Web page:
New York Governor Andrew Cuomo signed Senate Bill S6536 into law on August 26, 2019, which immediately reinstates a six-year statute of limitations for claims brought under the Martin Act.
The law adds a new subsection 9 to Section 213 of the state’s civil practice law to allow for actions brought by the New York Attorney General under the Martin Act or Section 63(12) of the Executive Law (a statute that the Attorney General often relies upon in parallel with Martin Act claims to bring a claim against any person or entity that engages in repeated or persistent fraudulent or illegal acts in the transaction of business) to commence within six years of an alleged violation.
This new law reverses a 2018 ruling by the New York Court of Appeals, the state’s highest court, in People v. Credit Suisse Securities USA LLC et al., which held that a three-year, rather than six-year, statute of limitations governs claims brought under the Martin Act.
The Martin Act, passed in 1921, is considered one of the New York Attorney General’s most powerful law enforcement tools in conducting investigations of fraudulent practices in the marketing of stocks, bonds and other securities, and bringing civil or criminal actions against alleged violators. The Martin Act was used sparingly until the early 2000s, when then-Attorney General Elliot Spitzer began employing it vigorously to bring civil actions against Wall Street firms, an approach that has been followed by his successors. It was used by the state to recover more than one billion dollars from securities fraud cases in connection with the 2008 financial crisis.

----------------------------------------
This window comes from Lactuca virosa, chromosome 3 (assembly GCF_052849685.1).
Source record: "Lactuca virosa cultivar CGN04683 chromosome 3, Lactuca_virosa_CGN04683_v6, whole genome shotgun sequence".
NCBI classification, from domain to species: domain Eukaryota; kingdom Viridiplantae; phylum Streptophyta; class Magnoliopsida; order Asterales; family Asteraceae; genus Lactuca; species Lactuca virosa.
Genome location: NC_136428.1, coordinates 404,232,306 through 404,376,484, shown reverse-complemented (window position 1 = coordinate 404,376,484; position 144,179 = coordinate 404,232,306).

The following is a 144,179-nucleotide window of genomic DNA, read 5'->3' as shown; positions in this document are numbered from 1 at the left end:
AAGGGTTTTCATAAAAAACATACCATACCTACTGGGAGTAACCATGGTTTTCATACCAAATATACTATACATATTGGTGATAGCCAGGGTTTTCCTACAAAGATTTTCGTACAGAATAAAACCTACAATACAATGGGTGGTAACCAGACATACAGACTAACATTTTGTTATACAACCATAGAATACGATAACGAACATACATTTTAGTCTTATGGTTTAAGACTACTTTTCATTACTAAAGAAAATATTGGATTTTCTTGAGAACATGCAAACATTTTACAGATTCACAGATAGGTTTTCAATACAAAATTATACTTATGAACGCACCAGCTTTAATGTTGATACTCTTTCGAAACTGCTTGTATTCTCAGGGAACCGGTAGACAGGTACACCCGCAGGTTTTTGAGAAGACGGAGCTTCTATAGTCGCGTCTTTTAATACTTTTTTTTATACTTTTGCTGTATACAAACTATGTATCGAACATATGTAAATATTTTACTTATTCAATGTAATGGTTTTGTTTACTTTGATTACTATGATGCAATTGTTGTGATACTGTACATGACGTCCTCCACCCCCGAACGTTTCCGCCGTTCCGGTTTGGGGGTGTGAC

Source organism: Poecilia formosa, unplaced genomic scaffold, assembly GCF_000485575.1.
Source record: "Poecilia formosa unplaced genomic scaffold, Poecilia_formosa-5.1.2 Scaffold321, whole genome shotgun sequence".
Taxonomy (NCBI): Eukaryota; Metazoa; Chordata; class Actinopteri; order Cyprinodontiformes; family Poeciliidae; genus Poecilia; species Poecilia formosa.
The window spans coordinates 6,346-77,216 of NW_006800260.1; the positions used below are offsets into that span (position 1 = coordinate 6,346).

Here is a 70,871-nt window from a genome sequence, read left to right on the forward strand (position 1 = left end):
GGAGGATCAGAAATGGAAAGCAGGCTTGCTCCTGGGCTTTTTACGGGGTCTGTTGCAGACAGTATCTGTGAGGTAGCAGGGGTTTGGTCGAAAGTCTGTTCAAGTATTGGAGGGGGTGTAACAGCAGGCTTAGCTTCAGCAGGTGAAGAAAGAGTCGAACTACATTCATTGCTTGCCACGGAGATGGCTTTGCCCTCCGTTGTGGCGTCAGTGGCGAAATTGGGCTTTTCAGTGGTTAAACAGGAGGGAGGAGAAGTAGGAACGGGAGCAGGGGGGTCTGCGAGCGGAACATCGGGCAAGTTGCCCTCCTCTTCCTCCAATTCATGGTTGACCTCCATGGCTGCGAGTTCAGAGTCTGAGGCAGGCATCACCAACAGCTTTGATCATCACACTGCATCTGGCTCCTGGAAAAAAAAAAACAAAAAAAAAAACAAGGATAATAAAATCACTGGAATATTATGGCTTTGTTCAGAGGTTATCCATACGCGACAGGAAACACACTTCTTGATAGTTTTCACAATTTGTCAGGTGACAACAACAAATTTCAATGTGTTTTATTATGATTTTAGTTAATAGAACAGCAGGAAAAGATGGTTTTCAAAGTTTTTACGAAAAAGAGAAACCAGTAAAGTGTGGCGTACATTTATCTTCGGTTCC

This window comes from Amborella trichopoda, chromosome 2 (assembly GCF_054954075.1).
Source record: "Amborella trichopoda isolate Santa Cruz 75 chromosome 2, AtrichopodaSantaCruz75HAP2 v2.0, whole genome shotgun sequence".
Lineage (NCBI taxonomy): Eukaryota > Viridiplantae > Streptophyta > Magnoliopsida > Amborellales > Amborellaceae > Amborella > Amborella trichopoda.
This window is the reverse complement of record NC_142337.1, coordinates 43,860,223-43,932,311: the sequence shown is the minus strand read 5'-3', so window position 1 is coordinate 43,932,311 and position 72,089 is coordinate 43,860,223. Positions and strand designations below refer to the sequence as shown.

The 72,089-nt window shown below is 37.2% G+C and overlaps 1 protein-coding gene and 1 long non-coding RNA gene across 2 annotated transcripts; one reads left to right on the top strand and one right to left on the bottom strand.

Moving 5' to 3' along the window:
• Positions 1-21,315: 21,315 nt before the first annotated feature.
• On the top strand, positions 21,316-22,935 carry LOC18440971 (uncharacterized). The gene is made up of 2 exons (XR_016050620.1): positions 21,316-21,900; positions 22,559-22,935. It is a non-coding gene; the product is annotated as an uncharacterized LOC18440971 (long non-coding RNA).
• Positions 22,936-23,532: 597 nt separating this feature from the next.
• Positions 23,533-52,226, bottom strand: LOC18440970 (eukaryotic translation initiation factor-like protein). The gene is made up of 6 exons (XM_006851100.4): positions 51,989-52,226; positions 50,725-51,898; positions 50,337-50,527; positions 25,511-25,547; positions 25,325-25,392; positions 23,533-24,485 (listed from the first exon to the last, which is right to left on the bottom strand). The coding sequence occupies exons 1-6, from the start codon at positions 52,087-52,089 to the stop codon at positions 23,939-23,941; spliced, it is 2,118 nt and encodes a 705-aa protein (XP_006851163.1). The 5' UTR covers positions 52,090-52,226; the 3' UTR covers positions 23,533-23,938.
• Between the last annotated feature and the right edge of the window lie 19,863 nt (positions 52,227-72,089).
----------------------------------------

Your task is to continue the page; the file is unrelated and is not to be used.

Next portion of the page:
Notwithstanding the broad scope of authority granted to the Attorney General, there is no provision in the Martin Act stating the applicable statute of limitations. This issue was first considered in the Credit Suisse case.
The New York Court of Appeals’ ruling last year had a significant impact and placed a stricter time constraint on the Attorney General’s ability to conduct investigations and bring charges under the Martin Act, as cases involving financial fraud or other fraudulent or illegal conduct often involve extensive and time-consuming investigations. The new law lifts that stricter time limit.
It is, however, unclear whether the reinstatement of the six-year statute of limitations will allow the Attorney General to bring actions against alleged fraudulent conduct within six years that were barred by the previous three-year statute of limitations. We will continue to follow developments in this area.